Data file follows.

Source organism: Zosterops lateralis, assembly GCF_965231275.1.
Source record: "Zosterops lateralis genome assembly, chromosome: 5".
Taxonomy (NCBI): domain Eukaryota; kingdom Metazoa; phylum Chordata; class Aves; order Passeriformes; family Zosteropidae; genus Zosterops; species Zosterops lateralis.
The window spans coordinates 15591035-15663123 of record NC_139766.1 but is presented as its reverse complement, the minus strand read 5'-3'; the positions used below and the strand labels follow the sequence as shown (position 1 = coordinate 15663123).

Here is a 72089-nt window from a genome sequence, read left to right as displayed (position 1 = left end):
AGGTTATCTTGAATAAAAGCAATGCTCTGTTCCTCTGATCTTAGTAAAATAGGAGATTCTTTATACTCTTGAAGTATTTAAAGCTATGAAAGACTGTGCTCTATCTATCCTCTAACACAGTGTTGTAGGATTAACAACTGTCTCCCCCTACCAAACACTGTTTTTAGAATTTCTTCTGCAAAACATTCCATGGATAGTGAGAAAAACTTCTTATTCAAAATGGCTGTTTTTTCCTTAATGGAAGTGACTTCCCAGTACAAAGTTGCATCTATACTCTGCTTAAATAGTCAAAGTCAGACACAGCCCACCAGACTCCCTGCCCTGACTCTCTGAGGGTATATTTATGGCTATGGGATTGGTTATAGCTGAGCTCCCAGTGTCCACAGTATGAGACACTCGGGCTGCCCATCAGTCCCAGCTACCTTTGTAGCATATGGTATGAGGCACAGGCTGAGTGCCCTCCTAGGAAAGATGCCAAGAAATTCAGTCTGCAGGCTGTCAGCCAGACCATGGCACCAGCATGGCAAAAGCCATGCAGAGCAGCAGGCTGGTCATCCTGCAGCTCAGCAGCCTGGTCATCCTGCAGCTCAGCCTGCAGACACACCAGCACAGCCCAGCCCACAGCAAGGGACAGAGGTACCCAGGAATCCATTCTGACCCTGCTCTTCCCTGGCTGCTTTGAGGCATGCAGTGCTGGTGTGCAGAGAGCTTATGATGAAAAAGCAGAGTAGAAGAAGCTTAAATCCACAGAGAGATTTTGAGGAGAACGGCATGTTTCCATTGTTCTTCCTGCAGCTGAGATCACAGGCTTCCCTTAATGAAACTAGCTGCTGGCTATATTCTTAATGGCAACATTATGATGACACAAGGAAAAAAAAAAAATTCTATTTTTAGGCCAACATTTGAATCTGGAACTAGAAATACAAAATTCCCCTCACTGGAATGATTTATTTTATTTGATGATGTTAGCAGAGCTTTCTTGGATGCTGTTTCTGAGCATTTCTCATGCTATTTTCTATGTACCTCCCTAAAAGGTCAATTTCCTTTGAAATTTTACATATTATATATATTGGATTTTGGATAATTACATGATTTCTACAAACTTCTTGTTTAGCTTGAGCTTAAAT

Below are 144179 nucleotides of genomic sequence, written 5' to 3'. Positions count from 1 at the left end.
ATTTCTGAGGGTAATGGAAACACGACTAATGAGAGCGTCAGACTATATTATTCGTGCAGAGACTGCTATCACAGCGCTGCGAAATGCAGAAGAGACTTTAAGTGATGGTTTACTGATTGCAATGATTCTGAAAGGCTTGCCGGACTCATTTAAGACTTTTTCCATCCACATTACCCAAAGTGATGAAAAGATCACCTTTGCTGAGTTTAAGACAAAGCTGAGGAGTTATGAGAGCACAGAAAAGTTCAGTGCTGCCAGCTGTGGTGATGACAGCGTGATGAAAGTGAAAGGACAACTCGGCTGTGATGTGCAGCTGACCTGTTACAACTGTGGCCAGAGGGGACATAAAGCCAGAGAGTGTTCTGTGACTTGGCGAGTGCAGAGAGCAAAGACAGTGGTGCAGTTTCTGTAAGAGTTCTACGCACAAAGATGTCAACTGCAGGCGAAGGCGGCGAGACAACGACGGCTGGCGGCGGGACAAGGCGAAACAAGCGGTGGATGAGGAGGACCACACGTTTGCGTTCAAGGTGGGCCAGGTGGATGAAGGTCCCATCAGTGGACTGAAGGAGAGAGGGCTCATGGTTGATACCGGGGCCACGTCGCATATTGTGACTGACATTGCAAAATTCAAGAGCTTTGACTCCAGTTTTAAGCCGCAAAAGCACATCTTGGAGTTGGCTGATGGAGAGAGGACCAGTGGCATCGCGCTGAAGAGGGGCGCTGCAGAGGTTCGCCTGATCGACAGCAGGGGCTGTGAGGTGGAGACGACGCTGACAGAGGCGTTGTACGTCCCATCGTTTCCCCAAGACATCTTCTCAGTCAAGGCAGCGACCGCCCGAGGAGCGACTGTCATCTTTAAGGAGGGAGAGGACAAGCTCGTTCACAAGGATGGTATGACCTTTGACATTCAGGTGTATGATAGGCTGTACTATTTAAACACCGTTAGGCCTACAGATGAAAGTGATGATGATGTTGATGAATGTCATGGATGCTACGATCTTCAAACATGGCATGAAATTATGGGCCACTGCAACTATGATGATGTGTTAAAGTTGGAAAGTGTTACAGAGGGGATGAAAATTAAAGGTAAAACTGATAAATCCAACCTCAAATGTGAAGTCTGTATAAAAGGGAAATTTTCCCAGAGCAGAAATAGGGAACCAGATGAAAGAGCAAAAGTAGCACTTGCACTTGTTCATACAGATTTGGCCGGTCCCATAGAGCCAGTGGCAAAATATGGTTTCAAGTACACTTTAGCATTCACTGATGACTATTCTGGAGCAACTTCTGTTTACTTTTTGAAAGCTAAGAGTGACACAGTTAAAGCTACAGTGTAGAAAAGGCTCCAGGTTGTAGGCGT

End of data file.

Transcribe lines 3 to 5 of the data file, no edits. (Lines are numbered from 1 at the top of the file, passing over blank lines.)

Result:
Taxonomy (NCBI): domain Eukaryota; kingdom Metazoa; phylum Chordata; class Aves; order Passeriformes; family Zosteropidae; genus Zosterops; species Zosterops lateralis.
The window spans coordinates 15591035-15663123 of record NC_139766.1 but is presented as its reverse complement, the minus strand read 5'-3'; the positions used below and the strand labels follow the sequence as shown (position 1 = coordinate 15663123).

Here is a 72089-nt window from a genome sequence, read left to right as displayed (position 1 = left end):